Sunday, September 26, 2004

Strategies for a Small Planet: the politics of energy and barometic pressure as an energy source

Popular Mechanics reports a new system that uses differences in barometric pressure (and the Bernoulli effect) to power turbines. The article is called Power from Thin Air and is very exciting to me.

[Anthony] Mamo estimates it would be possible to produce power from his [barometric power] system for less than 1 cent per kilowatt-hour, compared to 4 to 6 cents for windmills and 11 to 14 cents for nuclear plants. |Link|


Imagine a source of power that is cheap, clean, and infinite.

Of course, that already describes solar power, wind power, and wave power.

I ask myself over and over again, what is wrong with our society that we aren't implementing these technologies on a massive scale?

What defect in national character or native intelligence keeps us from adopting sustainable energy policies?

Jim Hamilton recently posted an interesting piece on campaign coverage of oil politics and the difficulties of America's continuing love affair with middle eastern oil over at the Bellman.

Campaigndesk.org frames the question this way:

[W]hich do we want more: a comfortable standard of living, or a foreign policy that keeps us out of regional conflicts?

I'm afraid that I already know the answer to that one...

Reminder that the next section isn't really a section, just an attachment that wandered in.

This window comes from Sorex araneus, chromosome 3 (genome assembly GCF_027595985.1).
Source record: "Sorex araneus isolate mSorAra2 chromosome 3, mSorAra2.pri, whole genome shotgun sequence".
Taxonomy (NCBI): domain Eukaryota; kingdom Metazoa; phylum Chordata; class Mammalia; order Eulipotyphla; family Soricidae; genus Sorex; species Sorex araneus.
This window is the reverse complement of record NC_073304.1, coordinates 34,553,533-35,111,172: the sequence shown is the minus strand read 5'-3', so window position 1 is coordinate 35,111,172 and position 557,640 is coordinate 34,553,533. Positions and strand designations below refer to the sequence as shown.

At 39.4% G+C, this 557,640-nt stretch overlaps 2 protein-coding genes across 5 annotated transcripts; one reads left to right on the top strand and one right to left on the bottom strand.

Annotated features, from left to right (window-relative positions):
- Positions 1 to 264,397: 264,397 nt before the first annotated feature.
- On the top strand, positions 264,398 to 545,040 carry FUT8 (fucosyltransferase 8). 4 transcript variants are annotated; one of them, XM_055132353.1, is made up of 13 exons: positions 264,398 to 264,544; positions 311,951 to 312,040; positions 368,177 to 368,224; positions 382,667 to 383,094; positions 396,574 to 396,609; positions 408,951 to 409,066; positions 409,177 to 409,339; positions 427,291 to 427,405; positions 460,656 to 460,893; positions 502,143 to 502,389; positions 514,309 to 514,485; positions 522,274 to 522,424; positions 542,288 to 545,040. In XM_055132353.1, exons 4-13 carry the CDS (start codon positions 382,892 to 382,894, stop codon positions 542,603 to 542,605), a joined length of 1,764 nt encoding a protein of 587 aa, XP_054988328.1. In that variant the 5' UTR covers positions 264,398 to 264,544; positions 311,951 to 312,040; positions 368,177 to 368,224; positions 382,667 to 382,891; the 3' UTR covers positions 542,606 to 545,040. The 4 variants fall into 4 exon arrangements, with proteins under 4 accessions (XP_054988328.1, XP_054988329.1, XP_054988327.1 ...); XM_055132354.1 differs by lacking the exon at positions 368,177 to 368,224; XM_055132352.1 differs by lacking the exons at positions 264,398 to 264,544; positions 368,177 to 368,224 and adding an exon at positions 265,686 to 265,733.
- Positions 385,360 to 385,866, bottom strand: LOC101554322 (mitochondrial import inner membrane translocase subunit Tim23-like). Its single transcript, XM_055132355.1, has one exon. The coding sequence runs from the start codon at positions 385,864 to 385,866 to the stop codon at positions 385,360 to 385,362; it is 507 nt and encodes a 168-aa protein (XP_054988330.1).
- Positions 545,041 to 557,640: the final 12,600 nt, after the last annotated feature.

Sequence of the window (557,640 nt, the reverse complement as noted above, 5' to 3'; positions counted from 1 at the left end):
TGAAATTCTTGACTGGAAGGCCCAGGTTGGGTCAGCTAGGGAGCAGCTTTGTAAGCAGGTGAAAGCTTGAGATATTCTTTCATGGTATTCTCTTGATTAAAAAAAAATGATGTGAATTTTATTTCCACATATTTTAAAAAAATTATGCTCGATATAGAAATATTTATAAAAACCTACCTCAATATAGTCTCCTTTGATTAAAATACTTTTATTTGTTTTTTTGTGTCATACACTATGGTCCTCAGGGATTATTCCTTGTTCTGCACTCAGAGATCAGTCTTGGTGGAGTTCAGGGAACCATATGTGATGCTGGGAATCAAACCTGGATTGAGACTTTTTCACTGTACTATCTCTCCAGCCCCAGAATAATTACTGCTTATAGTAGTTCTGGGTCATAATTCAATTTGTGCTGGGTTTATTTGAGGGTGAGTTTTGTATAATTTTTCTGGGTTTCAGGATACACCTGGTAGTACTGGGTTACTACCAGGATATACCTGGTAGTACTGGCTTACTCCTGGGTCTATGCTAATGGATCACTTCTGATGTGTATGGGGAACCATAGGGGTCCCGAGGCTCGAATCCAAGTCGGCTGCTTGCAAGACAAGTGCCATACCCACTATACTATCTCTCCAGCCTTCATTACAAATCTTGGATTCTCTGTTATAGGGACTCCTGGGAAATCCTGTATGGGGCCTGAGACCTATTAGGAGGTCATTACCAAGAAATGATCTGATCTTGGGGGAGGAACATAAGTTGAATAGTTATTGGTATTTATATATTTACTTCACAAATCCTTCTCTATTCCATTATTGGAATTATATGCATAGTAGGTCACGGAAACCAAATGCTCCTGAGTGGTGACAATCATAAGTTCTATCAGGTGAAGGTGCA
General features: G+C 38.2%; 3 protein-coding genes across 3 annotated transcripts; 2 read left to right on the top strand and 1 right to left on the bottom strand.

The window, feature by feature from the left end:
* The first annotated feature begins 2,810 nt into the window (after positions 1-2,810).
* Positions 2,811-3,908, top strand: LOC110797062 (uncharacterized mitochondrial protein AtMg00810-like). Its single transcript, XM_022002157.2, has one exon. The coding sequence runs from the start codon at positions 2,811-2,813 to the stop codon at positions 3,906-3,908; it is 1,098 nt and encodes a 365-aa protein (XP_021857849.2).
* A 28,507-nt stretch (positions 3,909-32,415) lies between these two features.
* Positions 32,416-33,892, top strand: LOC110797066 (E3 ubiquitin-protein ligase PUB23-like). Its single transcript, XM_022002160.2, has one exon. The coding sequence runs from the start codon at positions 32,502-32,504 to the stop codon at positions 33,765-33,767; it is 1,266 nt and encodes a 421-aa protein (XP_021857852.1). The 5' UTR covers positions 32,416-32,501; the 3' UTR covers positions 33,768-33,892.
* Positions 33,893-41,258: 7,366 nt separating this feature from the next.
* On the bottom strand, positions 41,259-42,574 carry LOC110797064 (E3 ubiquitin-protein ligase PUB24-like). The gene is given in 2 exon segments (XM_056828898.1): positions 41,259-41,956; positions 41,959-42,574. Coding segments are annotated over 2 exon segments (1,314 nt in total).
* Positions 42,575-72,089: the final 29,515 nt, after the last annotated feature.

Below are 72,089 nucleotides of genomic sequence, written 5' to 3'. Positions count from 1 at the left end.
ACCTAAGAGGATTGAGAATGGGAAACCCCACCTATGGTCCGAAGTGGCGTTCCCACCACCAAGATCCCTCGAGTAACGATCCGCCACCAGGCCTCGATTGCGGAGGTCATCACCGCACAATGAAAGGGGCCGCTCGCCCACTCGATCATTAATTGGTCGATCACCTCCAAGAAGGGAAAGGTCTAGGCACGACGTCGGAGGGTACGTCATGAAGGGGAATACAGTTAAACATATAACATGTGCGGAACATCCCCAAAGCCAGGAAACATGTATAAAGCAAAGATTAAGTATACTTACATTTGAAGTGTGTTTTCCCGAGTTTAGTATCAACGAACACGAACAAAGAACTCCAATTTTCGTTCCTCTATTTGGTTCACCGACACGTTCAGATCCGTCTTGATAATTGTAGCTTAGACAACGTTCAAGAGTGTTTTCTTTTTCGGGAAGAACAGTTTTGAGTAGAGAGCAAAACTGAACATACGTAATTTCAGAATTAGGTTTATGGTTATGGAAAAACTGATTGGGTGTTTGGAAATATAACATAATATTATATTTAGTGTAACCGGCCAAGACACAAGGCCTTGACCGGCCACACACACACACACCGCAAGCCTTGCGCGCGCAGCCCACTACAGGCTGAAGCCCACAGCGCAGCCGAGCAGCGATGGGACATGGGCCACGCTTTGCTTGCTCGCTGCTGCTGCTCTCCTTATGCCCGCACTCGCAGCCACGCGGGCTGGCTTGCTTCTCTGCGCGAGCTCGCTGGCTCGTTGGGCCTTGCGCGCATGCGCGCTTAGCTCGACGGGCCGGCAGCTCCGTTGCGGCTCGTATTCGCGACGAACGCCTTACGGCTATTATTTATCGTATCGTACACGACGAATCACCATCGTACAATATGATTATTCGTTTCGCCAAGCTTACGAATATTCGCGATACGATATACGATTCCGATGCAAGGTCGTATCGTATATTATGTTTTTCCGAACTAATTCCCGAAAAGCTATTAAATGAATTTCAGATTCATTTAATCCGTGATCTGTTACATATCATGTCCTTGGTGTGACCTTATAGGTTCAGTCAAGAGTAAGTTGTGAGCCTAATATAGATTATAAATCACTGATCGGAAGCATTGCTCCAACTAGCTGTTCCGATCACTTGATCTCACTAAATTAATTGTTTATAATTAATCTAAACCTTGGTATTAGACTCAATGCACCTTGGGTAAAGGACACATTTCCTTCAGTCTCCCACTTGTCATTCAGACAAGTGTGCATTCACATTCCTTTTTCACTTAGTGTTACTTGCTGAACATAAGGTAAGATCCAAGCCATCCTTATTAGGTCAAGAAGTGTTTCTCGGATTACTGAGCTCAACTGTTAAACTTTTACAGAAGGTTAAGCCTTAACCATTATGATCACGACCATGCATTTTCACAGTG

But there are some people who are working hard to protect the environment.

Slashdot recently covered an experimental house design that is virtually energy independent sponsored by the Portland Office of Sustainable Development. The Office of Sustainable Development has assembled a list of the top ten green choices for home builders and remodelers.

The Canadian Broadcast Network has an article on building your own solar-powered bicycle/scooter. The promised free blueprints do not appear to be available yet.

Those rabid environmentalists over at the Christian Science Monitor have an article by Mark Clayton discussing how Americans can help save energy without putting much of a crimp in their lifestyle by using more energy efficient materials and designs.

Selected quote:
Efficiency has worked before, these experts add. From 1977 to 1985, the nation's gross domestic product rose 27 percent while oil use fell 17 percent, Mr. Lovins points out. At the same time, net oil imports fell 42 percent and imports from the Middle East fell 87 percent. OPEC lost half of its oil market and its pricing power....To Lovins, the key is weaning a nation from its dependence on oil imports with a new generation of ultralight automobiles made from ultrastrong carbon fiber. Powered by hybrid and eventually fuel-cell technology, such vehicles would vault the US ahead of other nations technologically and help it "win the oil endgame," he says. "Some day our cars will be made of carbon fiber materials that weigh half as much and are twice as strong," Lovins adds. "We'll fly on airplanes that have better engines, but are lighter and more aero-dynamic. Cars and planes will still look the same, but the greater efficiency and lower fuel costs will pay for themselves."


Of course, the current administration's response to something as simple as energy conservation is contempt:

"Conservation may be a sign of personal virtue, but it is not a sufficient basis for a sound, comprehensive energy policy," said Vice President Dick Cheney in dismissing the idea two years ago. |Link|

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